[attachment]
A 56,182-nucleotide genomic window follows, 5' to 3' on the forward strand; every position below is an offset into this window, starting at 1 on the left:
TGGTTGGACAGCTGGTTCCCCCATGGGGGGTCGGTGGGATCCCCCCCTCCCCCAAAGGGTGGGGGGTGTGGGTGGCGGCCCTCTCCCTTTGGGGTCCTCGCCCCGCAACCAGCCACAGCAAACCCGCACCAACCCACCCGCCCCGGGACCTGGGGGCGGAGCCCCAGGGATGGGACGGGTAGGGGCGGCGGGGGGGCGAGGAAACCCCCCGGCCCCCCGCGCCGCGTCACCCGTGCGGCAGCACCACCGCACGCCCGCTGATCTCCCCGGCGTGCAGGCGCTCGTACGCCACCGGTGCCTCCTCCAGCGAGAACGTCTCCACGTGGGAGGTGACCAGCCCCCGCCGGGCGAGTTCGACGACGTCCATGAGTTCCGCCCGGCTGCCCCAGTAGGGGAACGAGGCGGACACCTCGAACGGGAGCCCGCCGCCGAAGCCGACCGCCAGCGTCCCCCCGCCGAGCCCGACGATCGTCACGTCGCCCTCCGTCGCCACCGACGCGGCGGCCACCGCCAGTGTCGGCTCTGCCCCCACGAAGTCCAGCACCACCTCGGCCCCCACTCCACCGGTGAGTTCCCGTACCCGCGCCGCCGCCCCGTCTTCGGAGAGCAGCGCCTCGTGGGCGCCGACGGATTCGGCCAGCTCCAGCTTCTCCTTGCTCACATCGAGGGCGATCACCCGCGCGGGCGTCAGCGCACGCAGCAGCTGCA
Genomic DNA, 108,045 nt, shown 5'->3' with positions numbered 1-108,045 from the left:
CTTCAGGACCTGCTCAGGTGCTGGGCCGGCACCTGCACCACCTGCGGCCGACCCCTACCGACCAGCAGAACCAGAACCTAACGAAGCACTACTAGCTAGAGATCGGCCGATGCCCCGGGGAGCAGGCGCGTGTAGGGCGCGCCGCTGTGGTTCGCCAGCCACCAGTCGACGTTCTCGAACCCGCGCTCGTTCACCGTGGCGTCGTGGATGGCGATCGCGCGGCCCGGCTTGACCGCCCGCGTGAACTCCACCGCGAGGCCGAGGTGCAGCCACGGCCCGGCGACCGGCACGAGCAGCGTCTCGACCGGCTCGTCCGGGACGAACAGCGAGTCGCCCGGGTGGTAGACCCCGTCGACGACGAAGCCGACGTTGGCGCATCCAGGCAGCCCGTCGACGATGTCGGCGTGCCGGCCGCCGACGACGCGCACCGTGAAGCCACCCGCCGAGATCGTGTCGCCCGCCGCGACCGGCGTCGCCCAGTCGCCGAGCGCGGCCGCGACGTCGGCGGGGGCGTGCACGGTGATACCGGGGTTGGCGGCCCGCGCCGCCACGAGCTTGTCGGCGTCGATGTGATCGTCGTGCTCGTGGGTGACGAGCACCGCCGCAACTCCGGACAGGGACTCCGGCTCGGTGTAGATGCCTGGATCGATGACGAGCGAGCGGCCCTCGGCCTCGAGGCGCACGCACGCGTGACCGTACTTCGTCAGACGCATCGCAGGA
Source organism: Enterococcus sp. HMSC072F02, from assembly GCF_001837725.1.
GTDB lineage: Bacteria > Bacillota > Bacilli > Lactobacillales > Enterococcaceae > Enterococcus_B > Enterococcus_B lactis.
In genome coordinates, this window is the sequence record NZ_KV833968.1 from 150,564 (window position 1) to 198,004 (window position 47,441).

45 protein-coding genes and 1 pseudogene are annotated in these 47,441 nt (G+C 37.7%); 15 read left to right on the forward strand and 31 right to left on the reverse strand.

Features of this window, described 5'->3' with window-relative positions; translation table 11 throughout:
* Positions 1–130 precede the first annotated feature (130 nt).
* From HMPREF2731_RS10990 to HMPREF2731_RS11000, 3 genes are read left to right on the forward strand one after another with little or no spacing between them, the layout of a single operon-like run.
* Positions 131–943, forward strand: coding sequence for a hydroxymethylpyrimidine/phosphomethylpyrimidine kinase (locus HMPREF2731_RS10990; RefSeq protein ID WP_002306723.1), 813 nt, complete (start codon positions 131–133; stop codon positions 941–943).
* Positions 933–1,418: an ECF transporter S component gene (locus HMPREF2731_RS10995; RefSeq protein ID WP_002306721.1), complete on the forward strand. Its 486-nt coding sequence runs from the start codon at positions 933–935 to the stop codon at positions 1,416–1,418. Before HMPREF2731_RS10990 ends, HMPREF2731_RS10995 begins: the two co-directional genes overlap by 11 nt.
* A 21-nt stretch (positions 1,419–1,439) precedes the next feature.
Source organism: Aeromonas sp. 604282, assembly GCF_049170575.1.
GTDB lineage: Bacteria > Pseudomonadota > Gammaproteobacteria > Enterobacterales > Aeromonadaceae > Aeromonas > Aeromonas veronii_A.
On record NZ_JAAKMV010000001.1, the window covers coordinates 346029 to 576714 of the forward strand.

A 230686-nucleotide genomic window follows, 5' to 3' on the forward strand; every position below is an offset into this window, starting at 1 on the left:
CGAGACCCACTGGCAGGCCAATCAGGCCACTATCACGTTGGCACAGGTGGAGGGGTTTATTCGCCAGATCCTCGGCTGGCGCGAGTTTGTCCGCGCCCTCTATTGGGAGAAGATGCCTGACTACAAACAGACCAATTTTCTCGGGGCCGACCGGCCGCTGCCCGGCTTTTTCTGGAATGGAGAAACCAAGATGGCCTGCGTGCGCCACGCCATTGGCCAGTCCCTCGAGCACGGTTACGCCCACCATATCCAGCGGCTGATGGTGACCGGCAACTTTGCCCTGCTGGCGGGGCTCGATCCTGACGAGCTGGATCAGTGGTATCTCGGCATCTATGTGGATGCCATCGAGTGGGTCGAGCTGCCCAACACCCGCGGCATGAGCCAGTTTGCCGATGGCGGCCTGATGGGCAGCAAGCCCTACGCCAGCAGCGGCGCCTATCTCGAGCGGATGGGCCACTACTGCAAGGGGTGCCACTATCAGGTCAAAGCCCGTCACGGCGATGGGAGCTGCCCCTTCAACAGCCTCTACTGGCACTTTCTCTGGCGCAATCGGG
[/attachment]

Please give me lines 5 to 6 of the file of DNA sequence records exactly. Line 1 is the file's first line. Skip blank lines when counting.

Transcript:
Source organism: Enterococcus sp. HMSC072F02, from assembly GCF_001837725.1.
GTDB lineage: Bacteria > Bacillota > Bacilli > Lactobacillales > Enterococcaceae > Enterococcus_B > Enterococcus_B lactis.